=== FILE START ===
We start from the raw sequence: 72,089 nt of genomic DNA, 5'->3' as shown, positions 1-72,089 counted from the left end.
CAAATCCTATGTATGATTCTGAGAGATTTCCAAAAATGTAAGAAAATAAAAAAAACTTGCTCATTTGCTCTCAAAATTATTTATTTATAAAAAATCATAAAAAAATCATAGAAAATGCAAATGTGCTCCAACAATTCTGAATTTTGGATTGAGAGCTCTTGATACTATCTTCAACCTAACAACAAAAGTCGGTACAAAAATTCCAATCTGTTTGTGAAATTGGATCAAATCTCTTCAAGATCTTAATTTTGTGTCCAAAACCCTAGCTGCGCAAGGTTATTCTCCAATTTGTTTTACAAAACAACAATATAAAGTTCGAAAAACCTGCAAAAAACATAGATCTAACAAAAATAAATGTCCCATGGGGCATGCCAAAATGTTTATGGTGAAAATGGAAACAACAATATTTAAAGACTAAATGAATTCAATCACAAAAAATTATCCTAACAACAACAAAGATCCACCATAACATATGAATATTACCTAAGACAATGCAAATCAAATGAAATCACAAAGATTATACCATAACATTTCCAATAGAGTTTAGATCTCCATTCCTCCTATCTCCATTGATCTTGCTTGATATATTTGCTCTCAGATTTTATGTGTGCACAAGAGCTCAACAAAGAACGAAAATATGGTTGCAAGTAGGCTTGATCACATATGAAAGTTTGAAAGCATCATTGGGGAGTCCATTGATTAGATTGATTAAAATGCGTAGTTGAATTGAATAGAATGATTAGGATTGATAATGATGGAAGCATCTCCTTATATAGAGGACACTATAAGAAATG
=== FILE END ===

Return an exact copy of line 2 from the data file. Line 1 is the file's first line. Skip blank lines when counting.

CAAATCCTATGTATGATTCTGAGAGATTTCCAAAAATGTAAGAAAATAAAAAAAACTTGCTCATTTGCTCTCAAAATTATTTATTTATAAAAAATCATAAAAAAATCATAGAAAATGCAAATGTGCTCCAACAATTCTGAATTTTGGATTGAGAGCTCTTGATACTATCTTCAACCTAACAACAAAAGTCGGTACAAAAATTCCAATCTGTTTGTGAAATTGGATCAAATCTCTTCAAGATCTTAATTTTGTGTCCAAAACCCTAGCTGCGCAAGGTTATTCTCCAATTTGTTTTACAAAACAACAATATAAAGTTCGAAAAACCTGCAAAAAACATAGATCTAACAAAAATAAATGTCCCATGGGGCATGCCAAAATGTTTATGGTGAAAATGGAAACAACAATATTTAAAGACTAAATGAATTCAATCACAAAAAATTATCCTAACAACAACAAAGATCCACCATAACATATGAATATTACCTAAGACAATGCAAATCAAATGAAATCACAAAGATTATACCATAACATTTCCAATAGAGTTTAGATCTCCATTCCTCCTATCTCCATTGATCTTGCTTGATATATTTGCTCTCAGATTTTATGTGTGCACAAGAGCTCAACAAAGAACGAAAATATGGTTGCAAGTAGGCTTGATCACATATGAAAGTTTGAAAGCATCATTGGGGAGTCCATTGATTAGATTGATTAAAATGCGTAGTTGAATTGAATAGAATGATTAGGATTGATAATGATGGAAGCATCTCCTTATATAGAGGACACTATAAGAAATG